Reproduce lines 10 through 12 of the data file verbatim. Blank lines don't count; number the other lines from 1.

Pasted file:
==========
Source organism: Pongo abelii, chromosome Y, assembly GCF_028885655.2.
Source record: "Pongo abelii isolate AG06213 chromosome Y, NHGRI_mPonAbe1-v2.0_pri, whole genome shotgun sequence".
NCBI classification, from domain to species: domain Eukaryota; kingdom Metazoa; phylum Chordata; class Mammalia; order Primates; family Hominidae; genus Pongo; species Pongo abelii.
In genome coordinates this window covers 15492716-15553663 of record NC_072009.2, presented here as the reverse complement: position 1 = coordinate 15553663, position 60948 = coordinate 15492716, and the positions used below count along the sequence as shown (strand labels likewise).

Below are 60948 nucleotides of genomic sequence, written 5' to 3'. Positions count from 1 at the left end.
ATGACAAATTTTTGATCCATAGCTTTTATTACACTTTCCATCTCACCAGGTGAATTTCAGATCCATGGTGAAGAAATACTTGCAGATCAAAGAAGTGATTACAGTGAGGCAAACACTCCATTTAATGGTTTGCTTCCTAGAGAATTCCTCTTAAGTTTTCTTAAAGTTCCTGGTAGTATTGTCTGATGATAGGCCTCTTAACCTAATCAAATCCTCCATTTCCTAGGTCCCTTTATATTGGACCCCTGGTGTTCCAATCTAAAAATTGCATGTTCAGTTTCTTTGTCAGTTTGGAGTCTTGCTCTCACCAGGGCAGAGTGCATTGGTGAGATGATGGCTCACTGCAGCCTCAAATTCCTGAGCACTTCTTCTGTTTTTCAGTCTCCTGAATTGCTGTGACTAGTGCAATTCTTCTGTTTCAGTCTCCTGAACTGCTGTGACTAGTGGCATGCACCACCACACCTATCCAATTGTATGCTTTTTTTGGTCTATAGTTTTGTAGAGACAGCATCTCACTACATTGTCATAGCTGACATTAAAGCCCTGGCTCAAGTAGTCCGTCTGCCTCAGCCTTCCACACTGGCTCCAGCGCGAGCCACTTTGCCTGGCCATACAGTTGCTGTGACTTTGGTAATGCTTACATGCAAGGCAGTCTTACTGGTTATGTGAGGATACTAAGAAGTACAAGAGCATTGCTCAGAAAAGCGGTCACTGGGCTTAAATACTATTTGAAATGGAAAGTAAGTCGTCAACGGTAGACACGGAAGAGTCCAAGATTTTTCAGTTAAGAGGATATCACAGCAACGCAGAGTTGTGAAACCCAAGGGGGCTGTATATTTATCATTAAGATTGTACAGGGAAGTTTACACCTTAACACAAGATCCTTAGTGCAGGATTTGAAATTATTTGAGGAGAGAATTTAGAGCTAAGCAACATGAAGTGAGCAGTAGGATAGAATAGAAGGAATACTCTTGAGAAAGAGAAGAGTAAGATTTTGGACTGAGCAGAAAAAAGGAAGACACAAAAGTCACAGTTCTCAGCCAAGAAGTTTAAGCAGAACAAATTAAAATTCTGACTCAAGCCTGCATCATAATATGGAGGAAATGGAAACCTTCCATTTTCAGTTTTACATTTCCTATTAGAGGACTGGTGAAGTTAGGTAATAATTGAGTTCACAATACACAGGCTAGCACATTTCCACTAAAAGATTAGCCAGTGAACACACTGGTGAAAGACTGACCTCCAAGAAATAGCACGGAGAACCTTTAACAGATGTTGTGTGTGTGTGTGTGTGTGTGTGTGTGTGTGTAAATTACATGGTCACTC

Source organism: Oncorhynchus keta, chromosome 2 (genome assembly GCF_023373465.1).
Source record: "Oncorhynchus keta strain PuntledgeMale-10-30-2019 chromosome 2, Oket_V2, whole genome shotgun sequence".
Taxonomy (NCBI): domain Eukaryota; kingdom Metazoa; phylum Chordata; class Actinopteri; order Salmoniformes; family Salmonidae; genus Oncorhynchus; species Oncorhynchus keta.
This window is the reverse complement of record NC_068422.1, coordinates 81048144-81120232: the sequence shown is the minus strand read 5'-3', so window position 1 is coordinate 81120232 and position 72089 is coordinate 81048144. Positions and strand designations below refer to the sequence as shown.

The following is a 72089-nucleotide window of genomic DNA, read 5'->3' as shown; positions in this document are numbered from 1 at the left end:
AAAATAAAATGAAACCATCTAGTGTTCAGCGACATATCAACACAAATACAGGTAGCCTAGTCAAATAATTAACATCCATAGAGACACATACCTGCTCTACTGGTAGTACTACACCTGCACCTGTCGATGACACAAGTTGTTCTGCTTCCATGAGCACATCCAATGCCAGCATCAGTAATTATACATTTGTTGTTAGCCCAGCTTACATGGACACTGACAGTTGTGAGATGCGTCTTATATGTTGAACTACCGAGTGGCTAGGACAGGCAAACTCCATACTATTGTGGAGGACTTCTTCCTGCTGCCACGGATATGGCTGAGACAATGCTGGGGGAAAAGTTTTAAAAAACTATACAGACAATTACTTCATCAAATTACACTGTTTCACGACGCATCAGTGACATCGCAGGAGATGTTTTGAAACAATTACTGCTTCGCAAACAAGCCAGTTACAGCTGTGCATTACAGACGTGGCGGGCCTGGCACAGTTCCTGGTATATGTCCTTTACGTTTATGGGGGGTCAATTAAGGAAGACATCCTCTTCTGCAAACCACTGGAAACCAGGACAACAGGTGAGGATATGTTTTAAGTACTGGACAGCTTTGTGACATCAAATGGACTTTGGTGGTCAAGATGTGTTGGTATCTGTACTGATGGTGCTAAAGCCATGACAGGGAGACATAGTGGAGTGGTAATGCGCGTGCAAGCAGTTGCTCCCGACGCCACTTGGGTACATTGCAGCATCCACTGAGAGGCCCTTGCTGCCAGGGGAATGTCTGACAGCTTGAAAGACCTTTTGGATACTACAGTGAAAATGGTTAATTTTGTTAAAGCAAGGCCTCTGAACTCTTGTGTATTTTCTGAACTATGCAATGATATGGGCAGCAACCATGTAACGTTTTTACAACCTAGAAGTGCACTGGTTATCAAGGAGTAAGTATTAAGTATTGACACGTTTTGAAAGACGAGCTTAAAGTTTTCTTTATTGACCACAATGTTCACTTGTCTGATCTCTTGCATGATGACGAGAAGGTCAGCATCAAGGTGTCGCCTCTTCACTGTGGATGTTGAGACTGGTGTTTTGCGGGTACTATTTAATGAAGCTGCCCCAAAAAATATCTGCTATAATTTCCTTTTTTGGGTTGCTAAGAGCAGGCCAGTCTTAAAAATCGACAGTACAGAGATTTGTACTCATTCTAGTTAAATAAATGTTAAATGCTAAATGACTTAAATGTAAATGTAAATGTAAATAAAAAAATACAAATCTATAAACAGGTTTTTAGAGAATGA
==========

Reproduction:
This window is the reverse complement of record NC_068422.1, coordinates 81048144-81120232: the sequence shown is the minus strand read 5'-3', so window position 1 is coordinate 81120232 and position 72089 is coordinate 81048144. Positions and strand designations below refer to the sequence as shown.

The following is a 72089-nucleotide window of genomic DNA, read 5'->3' as shown; positions in this document are numbered from 1 at the left end:
AAAATAAAATGAAACCATCTAGTGTTCAGCGACATATCAACACAAATACAGGTAGCCTAGTCAAATAATTAACATCCATAGAGACACATACCTGCTCTACTGGTAGTACTACACCTGCACCTGTCGATGACACAAGTTGTTCTGCTTCCATGAGCACATCCAATGCCAGCATCAGTAATTATACATTTGTTGTTAGCCCAGCTTACATGGACACTGACAGTTGTGAGATGCGTCTTATATGTTGAACTACCGAGTGGCTAGGACAGGCAAACTCCATACTATTGTGGAGGACTTCTTCCTGCTGCCACGGATATGGCTGAGACAATGCTGGGGGAAAAGTTTTAAAAAACTATACAGACAATTACTTCATCAAATTACACTGTTTCACGACGCATCAGTGACATCGCAGGAGATGTTTTGAAACAATTACTGCTTCGCAAACAAGCCAGTTACAGCTGTGCATTACAGACGTGGCGGGCCTGGCACAGTTCCTGGTATATGTCCTTTACGTTTATGGGGGGTCAATTAAGGAAGACATCCTCTTCTGCAAACCACTGGAAACCAGGACAACAGGTGAGGATATGTTTTAAGTACTGGACAGCTTTGTGACATCAAATGGACTTTGGTGGTCAAGATGTGTTGGTATCTGTACTGATGGTGCTAAAGCCATGACAGGGAGACATAGTGGAGTGGTAATGCGCGTGCAAGCAGTTGCTCCCGACGCCACTTGGGTACATTGCAGCATCCACTGAGAGGCCCTTGCTGCCAGGGGAATGTCTGACAGCTTGAAAGACCTTTTGGATACTACAGTGAAAATGGTTAATTTTGTTAAAGCAAGGCCTCTGAACTCTTGTGTATTTTCTGAACTATGCAATGATATGGGCAGCAACCATGTAACGTTTTTACAACCTAGAAGTGCACTGGTTATCAAGGAGTAAGTATTAAGTATTGACACGTTTTGAAAGACGAGCTTAAAGTTTTCTTTATTGACCACAATGTTCACTTGTCTGATCTCTTGCATGATGACGAGAAGGTCAGCATCAAGGTGTCGCCTCTTCACTGTGGATGTTGAGACTGGTGTTTTGCGGGTACTATTTAATGAAGCTGCCCCAAAAAATATCTGCTATAATTTCCTTTTTTGGGTTGCTAAGAGCAGGCCAGTCTTAAAAATCGACAGTACAGAGATTTGTACTCATTCTAGTTAAATAAATGTTAAATGCTAAATGACTTAAATGTAAATGTAAATGTAAATAAAAAAATACAAATCTATAAACAGGTTTTTAGAGAATGA